Now look. I get this. I do. Asking for help is not my thing. Not until I am too close to breaking – possibly a little past. Ok, maybe a lot past. It’s perfectly plausible. But the older I get the more I realise my strength resides in the intensity, and number, of my relationships. In the people who come when I call, and even more in the people who come before I call, knowing that the calling itself is hard for me.

In the people who leap at ideas I have for teamwork. In the people who say “hell yes, I’m far too busy for this, but let’s do it anyway!” In the people who can lift me when I’m down, keep me grounded when I’m up, and wield the frying pan of enlightenment, gently, but firmly, where it’s needed.

This isn’t just my greatest strength. This is where humanity shines, when it’s not tearing itself down. This very needing each other, this ability to create astonishing synergy, and build a remarkable whole out of disparate parts. This is humanity’s crowning achievement. This is how we build great walls, Snowy River Hydro systems, and supportive societies.

I see it in my daughter’s primary school, which has the most extraordinary community, sparked by a quite remarkable Principal. I see it in my own workplace, where people push themselves beyond reasonable limits, but always have something extra to give when a student, or colleague, needs it.

I even see it on Facebook, where a post about a problem brings any number of supportive responses, and even tangible help. Where people offer solutions, hugs, and understanding.

Sometimes we focus on our differences, and on all that’s wrong with the world. Goodness knows there’s plenty of fodder for that. And we wonder what we can do about it.

Alone? Not much, really.

But together? Together we can move mountains.

This is why I get a little frustrated by books where the protagonist has a great support network but refuses to call on it. We have this unthinking adulation of independence that is seriously counterproductive. We admire the hero who goes it alone, when we’d be far better off idolizing the hero who builds a team that saves the world together.

It’s teamwork, ultimately, that can save us. Not the Bruce Willis style hero who grumpily saves the world without help. Not the Rambo rampaging alone through the forest. It will be the teams of scientists who share the credit to solve big problems. The politicians who cross the floor to vote for something they believe in. The people who can rally others to their cause.

It will be our ability to come together and outshine the sun, not our ability to burn out alone, that determines our future. Maybe it’s time we celebrated that.


Failing to succeed

It’s nearly that time of year again, when year 12 results come out (or have already come out, or came out and went back in again, if you got caught up in the glitch!). As usual there’s a lot of talk of of defining moments. Of deciding your fate. Of doors opening or slamming in your face, depending on the outcome.

Earlier this year in a school assembly, I was inspired to out myself. Here I am, passionate (verging on obsessive) Computer Science teacher, researcher, and writer. Absolutely where I want to be, doing what I love, and feeling as though I can make a difference. There is nowhere I would rather be.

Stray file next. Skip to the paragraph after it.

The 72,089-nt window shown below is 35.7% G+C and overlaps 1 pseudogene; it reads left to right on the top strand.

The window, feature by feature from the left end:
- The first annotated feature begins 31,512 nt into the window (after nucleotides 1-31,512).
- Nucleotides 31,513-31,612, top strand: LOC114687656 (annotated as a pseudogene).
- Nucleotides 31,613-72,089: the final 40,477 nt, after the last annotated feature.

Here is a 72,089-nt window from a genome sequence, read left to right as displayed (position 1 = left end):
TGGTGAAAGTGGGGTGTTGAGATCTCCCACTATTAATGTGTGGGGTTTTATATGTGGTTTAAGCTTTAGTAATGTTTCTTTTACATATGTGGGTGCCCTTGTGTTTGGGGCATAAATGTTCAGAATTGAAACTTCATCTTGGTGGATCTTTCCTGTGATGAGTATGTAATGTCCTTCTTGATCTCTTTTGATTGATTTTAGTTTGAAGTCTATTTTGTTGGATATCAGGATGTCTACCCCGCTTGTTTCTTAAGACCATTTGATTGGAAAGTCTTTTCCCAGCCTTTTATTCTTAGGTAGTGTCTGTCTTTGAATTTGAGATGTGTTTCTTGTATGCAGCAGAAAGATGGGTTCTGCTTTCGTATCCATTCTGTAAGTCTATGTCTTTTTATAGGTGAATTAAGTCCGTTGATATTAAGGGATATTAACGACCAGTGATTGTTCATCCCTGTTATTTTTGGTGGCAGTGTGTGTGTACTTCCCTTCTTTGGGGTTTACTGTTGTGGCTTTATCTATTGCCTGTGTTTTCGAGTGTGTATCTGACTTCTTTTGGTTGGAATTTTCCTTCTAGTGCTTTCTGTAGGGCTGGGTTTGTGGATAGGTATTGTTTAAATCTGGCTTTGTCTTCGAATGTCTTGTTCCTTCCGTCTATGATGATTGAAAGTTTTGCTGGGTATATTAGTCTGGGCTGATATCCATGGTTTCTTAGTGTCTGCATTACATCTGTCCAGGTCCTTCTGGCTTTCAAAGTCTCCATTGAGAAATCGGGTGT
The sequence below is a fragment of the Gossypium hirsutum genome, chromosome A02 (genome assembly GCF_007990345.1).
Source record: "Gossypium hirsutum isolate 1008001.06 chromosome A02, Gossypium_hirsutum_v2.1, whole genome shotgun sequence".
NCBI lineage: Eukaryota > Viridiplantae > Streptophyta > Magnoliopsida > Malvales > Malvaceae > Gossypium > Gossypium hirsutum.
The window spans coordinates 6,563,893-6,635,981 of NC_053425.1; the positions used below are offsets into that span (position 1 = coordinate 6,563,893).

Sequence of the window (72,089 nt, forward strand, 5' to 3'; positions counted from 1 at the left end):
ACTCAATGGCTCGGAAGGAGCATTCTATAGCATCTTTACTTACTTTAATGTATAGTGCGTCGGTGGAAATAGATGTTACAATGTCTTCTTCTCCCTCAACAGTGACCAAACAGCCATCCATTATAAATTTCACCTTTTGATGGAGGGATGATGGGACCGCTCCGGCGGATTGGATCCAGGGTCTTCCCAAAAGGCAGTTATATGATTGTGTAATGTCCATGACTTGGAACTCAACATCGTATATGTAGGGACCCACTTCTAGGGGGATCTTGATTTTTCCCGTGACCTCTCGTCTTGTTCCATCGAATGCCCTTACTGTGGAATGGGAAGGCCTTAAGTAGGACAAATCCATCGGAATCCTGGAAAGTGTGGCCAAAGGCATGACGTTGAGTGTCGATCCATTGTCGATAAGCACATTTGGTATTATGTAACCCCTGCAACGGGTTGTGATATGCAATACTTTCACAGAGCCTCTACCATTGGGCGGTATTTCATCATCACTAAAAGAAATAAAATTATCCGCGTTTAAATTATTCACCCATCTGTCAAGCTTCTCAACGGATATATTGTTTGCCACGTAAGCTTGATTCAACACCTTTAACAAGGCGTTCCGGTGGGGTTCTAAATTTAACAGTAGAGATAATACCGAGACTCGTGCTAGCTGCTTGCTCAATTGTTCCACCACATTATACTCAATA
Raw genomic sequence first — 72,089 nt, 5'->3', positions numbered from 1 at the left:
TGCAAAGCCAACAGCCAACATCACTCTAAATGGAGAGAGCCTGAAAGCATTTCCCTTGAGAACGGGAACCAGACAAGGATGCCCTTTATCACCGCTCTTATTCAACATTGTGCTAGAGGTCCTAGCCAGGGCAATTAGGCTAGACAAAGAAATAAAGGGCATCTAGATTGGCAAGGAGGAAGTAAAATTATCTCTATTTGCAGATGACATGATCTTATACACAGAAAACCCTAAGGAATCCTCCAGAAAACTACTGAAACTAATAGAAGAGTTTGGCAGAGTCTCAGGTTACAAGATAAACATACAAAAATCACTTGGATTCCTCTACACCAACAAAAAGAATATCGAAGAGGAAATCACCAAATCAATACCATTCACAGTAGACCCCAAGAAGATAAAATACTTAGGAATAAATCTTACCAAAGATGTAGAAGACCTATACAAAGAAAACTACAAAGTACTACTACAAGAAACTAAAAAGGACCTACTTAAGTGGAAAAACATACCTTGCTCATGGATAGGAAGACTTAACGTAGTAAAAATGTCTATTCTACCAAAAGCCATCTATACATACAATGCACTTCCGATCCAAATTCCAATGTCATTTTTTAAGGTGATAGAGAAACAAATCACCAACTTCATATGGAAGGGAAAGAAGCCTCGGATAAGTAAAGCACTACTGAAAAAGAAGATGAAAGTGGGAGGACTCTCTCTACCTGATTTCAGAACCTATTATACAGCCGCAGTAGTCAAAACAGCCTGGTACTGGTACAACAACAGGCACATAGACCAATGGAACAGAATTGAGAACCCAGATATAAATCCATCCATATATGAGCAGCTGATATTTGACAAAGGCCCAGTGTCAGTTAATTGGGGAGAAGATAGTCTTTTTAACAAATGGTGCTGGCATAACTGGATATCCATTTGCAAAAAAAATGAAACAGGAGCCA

But my first preference was medicine.

So was my second.

I didn’t get in.

I failed.

Oh, I didn’t fail my VCE, but I failed to get the score I needed to do medicine.

A better thing could not have happened to me. I drifted into a science degree intending, in a vague and fairly uninspired way, to study Genetics. I took Computer Science as a fill in subject because I had always liked machines that go “Bing!”

By third year I was studying nothing but Computer Science. I was never going to do honours. Certainly never going to do a PhD, and no way would I ever become a lecturer. All of these things inevitably came to pass. Quite quickly, really.

I suck at predicting my future.

I’ve always been faintly astounded by people who have 5 year plans and the like. My planning mostly consists of noticing an open door and flinging myself through it.

Occasionally I have to dynamite the door to make sure it’s open.

The point is that I thought I knew what I wanted, but not getting it turned out to be the best thing that could possibly have happened. It took a while, but now I am right where I want to be, doing something I love with a slightly obsessive passion (I may be lying about the slightly part). I’ve taken a strange and winding path to get here, but every step of that road helped to give me skills and attributes I would not have had any other way. I doubt I would be this happy, or this useful if I hadn’t failed to get into medicine.

Tonight my year 12s graduate at our school’s presentation night. (I know, I don’t teach year 12, but they are still MY YEAR 12s. Hush.) It will be a minor miracle if I don’t cry, because every single one of them has performed amazing feats just to get where they are.

So if you’re waiting on your final school results, remember this: there is nothing defining about these numbers. You are so much more than a number could ever express. Whatever happens, your future is in your hands, and you have extraordinary potential. Go get ’em, Tiger.